Transactional leadership style and commitment to service quality

Beside, transformational leadership; the second identified leadership style is transactional. According to Burn, transactional leadership is the one who the leader who approaches subordinates for an exchange. Further stating Burns, stated that this leadership process is based on the exchange process between leaders and subordinates. This style encourages employees by fascinating them with rewards against performance [29,30]. Transactional leaders work well in a structured framework in organization where employees are fully accountable for the job allocated to them, irrespective of whether they have the capability or resources to perform the job [31]. According to Chzen, the service organizations are more formal and structural and subordinates are strictly supervised.

On the other hand, Emery and barker claimed that transactional leader encourages the subordinates towards commitment [21]. Transactional leadership similar to transformational leadership could influence the organizational outcomes [32], and the organizational commitment [21,33].

Researchers have provided empirical evidence with respect to positive association between transactional leadership and commitment to service quality [34-37]. On the other hand the literature also indicates a negative relationship between the two [25-28,38,39,].

Laissez-faire leadership style and commitment to service quality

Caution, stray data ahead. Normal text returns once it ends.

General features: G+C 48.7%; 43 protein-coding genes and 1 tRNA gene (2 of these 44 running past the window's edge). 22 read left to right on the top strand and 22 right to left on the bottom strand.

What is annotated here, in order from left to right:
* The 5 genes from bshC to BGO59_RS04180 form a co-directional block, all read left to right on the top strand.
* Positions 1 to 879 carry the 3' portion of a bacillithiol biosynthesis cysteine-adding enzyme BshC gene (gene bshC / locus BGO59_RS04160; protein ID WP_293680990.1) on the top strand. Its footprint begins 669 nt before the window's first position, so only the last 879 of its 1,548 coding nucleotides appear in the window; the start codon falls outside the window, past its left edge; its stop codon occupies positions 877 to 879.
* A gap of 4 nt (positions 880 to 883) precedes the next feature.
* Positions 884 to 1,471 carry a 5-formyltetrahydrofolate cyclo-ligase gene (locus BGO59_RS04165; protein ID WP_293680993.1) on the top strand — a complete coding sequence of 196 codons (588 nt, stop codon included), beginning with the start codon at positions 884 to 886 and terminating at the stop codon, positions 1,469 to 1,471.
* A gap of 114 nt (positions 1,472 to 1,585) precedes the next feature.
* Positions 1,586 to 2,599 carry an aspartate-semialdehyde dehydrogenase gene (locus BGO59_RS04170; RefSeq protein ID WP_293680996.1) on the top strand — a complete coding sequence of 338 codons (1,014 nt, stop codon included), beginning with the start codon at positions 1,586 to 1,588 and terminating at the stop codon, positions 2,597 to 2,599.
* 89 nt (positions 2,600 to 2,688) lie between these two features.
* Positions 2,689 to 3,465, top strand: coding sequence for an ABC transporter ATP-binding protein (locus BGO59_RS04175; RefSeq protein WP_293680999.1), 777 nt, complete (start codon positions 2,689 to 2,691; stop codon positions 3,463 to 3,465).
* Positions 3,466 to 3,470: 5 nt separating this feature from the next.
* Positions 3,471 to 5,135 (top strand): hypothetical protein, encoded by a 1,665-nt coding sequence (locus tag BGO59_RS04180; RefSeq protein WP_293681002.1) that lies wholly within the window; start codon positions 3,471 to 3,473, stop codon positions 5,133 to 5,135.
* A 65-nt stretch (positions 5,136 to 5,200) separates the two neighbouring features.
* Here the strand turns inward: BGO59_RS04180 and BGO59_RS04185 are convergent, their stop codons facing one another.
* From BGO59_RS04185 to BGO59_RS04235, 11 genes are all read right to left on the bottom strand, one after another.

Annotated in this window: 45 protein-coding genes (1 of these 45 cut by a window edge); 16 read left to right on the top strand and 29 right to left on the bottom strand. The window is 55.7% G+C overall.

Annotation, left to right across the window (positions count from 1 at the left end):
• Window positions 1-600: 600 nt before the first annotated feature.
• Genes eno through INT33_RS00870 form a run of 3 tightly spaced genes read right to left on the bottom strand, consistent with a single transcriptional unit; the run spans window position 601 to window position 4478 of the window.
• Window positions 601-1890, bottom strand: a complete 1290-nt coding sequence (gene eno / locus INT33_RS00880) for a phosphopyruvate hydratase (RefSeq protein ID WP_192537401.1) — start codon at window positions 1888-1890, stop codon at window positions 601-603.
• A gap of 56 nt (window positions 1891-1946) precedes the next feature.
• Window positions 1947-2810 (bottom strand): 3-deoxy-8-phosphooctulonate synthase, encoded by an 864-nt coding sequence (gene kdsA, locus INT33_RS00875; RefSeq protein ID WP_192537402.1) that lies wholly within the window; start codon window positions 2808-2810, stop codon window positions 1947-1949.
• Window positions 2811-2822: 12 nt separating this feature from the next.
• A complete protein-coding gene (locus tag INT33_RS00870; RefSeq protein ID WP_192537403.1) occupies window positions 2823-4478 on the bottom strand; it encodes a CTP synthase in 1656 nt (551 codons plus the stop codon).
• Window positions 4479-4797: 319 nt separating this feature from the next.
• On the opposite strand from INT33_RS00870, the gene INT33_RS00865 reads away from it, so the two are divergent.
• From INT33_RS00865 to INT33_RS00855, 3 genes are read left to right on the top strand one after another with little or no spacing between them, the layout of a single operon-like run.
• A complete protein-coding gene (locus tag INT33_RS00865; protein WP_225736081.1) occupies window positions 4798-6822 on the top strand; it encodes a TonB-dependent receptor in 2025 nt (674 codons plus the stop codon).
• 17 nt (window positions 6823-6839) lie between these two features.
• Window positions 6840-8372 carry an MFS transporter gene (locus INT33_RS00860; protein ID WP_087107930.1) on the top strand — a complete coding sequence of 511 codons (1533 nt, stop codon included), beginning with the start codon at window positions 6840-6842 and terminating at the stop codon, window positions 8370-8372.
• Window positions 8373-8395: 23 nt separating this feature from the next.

Interestingly, The Laissez-faire leadership style is characterized as non-leadership or the absence of leadership [40-43]. They further claimed that this kind of leadership always renounces their liability, delays decisions, gives no feedback and offers less attention to assist subordinates to fulfill their needs. Robbins et al. [44] and Luthans et al. [45] proposed similar explanation that laissez-faire style is “abdicates responsibilities to avoid making decision”. Bass et al. [46], argued that laissez-fair leadership style is considered as the “absence of leadership” in specific if there is neither an agreement nor transaction between the subordinates. Researcher further suggest that this style of leadership is considered as the most passive and least effective form of leadership behavior [47-49]. Hence, defending this kind of leadership style is very difficult unless the leader’s subordinates are someone who is an expert and well-motivated specialist such as scientists because according to Mondy et al. [50] and Humborstad et al. [51], laissez-faire leaders always let their group members in making all decisions. It is suggested that when subordinates are given total freedom in any field of work, the results will convert in low productivity and also it will affects the commitment [46]. On the contrary, researchers have suggested to laissez-faire leadership connects positively with employee commitment [36,52,53]. Moreover, empirical evidence provided in the studies suggests a mix relationship between laissez-faire style of leadership and commitment to service quality [54,55].